Aaron Artman grew up playing whiffle ball on a makeshift rectangle field in his Gresham, Oregon, neighborhood.
A ball hit into the trees, the Tacoma Rainier president recalled Tuesday, was a home run unless the opponent could knock it free and catch it in one motion.
“I have some great memories of playing whiffle ball,” Artman said of the variation of baseball that uses a plastic bat and lightweight balls.
Artman hopes a new whiffle ball field at Cheney Stadium will generate similar memories for Tacoma residents.
The Tacoma Rainiers announced Tuesday it is building a 9,670-square-foot park along the first base side of the stadium. The new park, located behind a grass berm, will include a playground for children and the whiffle ball field.
The facility, built in partnership with the Ben B. Cheney Foundation and Metro Parks Tacoma, will be open year-round.
Construction is expected to begin in November and finish in early April in time for the 2016 Rainiers season, Artman said. The park will be built by Tacoma’s Korsmo Construction.
The project is being funded by the team, the foundation and Metro Parks. Artman declined to say how much the park will cost.
“It’s the one area (of Cheney Stadium) that wasn’t really touched during the (2011) renovation,” Artman said. “I think it’s going to be really cool.”
The idea for the whiffle ball park came several years ago when Brad Cheney, president of the Cheney Foundation, attended a Seattle Mariners spring training game in Arizona. He noticed his sons where spending more time playing on a small family baseball field than watching the game.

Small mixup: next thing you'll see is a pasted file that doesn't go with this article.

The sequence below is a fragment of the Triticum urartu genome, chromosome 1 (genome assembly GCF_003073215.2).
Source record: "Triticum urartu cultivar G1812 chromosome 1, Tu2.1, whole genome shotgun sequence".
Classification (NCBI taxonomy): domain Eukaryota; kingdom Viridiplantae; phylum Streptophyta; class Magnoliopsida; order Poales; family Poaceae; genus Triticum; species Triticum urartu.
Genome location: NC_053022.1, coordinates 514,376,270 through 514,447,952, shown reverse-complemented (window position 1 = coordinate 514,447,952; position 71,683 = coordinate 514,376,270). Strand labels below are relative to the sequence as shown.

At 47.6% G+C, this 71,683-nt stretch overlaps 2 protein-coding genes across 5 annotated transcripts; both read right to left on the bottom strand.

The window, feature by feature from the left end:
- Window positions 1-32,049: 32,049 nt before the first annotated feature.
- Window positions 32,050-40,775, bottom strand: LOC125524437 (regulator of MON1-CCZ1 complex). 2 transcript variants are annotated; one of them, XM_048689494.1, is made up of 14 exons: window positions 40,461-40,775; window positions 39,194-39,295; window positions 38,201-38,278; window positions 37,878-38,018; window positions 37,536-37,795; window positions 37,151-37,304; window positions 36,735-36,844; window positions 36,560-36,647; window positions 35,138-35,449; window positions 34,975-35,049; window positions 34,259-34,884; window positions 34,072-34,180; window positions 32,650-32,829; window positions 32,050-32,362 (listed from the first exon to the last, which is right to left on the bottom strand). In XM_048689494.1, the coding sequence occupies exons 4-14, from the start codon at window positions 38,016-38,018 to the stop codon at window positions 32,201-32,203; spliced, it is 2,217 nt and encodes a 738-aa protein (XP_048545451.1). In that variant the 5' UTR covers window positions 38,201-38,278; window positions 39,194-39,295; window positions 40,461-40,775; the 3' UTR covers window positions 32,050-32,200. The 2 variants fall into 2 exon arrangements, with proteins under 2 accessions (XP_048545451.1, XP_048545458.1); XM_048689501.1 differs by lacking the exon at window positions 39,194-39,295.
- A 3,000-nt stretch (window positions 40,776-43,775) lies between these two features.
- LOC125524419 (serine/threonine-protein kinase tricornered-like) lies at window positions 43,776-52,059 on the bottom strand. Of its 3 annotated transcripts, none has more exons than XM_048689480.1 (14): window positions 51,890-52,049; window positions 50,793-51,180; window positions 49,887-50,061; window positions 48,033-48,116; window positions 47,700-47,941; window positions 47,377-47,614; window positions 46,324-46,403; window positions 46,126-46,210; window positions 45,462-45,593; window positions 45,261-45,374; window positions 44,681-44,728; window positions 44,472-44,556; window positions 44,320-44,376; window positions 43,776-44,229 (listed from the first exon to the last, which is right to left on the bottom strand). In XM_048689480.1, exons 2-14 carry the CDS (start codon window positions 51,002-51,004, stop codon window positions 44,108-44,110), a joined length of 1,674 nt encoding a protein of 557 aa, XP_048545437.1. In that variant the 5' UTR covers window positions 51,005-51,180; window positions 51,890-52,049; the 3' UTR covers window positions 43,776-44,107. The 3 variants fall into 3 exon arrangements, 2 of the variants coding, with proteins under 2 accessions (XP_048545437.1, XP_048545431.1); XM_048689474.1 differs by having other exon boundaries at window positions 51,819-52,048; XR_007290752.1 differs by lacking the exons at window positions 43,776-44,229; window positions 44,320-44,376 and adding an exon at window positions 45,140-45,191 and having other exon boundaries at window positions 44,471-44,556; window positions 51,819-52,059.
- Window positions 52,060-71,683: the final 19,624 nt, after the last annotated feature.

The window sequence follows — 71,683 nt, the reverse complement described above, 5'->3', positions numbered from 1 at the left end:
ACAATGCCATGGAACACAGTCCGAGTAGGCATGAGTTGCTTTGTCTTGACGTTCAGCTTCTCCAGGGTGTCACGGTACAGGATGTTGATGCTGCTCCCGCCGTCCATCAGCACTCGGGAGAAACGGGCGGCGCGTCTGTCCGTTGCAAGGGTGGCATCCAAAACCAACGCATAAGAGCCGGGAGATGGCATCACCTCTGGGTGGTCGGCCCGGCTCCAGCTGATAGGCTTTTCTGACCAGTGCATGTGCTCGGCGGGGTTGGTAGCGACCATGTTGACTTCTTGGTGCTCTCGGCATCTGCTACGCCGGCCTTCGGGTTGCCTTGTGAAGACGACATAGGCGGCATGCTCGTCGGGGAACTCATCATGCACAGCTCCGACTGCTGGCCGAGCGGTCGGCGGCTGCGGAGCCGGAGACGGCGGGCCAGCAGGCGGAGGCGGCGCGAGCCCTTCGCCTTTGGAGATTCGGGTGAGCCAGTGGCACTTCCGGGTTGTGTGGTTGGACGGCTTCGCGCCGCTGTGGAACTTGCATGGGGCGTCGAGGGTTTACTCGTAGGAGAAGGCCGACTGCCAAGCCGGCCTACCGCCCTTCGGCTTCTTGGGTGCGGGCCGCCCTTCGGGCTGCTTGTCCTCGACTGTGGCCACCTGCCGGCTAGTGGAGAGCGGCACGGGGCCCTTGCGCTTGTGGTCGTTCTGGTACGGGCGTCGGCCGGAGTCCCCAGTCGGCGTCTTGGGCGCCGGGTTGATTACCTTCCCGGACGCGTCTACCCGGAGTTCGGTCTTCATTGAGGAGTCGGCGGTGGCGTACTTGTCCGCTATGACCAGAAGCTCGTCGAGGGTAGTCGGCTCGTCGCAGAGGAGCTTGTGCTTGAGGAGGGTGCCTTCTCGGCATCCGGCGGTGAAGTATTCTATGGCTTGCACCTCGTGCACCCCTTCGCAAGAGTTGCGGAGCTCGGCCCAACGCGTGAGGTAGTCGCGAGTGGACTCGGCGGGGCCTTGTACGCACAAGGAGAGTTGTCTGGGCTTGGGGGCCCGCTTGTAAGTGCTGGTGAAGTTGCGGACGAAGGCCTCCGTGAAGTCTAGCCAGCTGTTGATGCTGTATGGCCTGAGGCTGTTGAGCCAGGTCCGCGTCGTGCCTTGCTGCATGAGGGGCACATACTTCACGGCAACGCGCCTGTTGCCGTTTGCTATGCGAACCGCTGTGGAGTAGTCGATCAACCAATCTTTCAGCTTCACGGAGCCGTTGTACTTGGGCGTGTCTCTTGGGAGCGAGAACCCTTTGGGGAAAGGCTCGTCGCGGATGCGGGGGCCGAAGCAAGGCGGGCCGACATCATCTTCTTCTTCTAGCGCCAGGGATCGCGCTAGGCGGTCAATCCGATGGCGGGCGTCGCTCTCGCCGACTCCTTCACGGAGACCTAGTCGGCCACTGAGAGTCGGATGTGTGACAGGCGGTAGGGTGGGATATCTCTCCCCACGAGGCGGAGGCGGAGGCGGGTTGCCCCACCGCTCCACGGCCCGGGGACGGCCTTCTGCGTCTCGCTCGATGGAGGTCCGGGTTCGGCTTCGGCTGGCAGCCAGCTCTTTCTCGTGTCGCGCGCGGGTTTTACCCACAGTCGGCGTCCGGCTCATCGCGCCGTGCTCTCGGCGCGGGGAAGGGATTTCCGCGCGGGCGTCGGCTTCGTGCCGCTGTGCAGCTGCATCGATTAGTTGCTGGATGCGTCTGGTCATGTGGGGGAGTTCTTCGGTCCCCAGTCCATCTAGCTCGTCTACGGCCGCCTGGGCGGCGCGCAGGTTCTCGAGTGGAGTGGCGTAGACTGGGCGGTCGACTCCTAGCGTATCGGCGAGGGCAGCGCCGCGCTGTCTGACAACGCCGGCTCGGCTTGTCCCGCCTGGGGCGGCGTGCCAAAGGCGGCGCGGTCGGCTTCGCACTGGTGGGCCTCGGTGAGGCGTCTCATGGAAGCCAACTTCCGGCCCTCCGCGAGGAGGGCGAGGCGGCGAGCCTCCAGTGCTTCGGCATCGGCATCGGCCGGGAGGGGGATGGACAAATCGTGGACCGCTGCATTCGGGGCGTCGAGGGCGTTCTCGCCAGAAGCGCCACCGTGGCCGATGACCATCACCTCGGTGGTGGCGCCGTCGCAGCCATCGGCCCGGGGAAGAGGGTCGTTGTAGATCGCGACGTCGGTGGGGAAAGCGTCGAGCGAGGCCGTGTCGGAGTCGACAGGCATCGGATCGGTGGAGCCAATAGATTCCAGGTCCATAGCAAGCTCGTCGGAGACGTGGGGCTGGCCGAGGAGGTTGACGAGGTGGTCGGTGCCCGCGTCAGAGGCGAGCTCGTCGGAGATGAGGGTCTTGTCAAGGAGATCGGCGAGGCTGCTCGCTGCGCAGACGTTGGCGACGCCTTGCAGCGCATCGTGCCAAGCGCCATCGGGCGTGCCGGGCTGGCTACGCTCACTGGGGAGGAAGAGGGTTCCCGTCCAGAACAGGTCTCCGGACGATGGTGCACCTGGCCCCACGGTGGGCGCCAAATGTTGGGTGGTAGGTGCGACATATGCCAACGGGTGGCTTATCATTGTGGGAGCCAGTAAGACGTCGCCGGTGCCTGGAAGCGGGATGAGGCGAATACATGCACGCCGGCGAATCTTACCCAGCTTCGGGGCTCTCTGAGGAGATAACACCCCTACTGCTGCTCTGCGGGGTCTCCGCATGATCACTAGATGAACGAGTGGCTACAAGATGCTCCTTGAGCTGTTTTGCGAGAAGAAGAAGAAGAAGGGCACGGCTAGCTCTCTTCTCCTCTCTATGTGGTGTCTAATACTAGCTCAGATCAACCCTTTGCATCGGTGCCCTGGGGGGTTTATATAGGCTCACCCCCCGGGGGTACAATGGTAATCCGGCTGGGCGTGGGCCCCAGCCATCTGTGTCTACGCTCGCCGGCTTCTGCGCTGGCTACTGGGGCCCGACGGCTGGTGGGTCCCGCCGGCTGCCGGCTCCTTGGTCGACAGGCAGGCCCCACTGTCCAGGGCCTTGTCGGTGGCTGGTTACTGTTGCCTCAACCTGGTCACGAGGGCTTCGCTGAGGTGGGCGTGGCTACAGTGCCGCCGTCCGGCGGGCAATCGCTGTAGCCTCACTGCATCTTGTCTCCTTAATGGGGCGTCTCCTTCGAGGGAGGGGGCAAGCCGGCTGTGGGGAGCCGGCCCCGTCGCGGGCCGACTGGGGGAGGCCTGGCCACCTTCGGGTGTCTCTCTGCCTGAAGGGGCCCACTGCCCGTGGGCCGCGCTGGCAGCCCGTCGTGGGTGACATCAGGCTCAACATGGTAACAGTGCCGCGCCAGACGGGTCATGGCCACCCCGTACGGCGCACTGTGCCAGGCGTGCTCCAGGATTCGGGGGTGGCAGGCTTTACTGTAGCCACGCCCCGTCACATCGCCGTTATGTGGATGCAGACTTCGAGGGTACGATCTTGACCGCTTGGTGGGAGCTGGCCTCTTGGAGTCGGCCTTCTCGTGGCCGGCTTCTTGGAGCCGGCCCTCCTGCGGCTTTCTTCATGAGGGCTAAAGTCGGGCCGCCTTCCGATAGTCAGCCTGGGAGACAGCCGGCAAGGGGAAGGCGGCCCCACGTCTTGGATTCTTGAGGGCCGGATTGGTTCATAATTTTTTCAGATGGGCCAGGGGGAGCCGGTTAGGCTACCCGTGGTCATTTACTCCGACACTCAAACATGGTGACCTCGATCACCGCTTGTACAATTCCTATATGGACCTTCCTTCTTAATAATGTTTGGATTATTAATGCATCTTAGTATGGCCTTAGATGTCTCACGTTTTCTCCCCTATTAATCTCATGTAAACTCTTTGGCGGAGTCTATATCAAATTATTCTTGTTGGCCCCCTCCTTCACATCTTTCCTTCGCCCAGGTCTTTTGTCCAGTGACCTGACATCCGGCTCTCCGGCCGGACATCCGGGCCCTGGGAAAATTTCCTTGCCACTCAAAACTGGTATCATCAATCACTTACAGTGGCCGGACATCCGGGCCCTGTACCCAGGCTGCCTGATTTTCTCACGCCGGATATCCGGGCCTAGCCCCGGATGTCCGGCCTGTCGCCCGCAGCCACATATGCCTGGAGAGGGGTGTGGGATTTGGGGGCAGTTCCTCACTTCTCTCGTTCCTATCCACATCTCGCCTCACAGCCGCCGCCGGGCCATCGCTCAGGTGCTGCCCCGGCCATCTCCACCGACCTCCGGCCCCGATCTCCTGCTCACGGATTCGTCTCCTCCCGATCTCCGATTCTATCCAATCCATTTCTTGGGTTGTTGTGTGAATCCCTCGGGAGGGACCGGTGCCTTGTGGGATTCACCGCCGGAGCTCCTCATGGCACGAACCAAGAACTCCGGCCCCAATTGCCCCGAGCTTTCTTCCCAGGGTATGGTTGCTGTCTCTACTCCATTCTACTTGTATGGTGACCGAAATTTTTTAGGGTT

He also liked the small playground at Seattle’s Safeco Field.
“I hope it will be good family entertainment before games,” Cheney said.
And even during games when, as Artman said, “the kids need to get the crazies out.”
The park will be open even when the Rainiers aren’t playing.
“We want it to live and breathe like a regular park,” Artman said.
The new park will compliment Heidelberg Davis Park, which sits beyond Cheney Stadium’s outfield fence, said Shon Sylvia, assistant executive director of Metro Parks Tacoma.
“We’re jazzed about this,” Sylvia said. “It’s a new, unique amenity for the public.”
It’s not an entirely new idea to baseball, however. The San Diego Padres’ Petco Park has a whiffle ball diamond at its centerfield “Park at the Park.” The park is also open when the Padres aren’t playing.
The Rainiers released artist renderings of the park this week. It park will include play equipment for children 2 to 5 years old and climbing structures for children 5 to 12.
“I think the playground might be the biggest piece of this,” Cheney said. “It gives young kids something to do when they aren’t watching the game.”
While 55-year-old Cheney Stadium is known for its iconic center field wall, rarely cleared by even the most powerful hitters, the whiffle ball diamond doesn’t emulate the original field.
“We had that idea,” Artman said of making the whiffle ball field a scale replica of the stadium.
The space and the budget will determine whether that’s possible, he said.
“We still might go that direction,” Artman said. “Right now, they (artist renderings) just show what we know we can do.”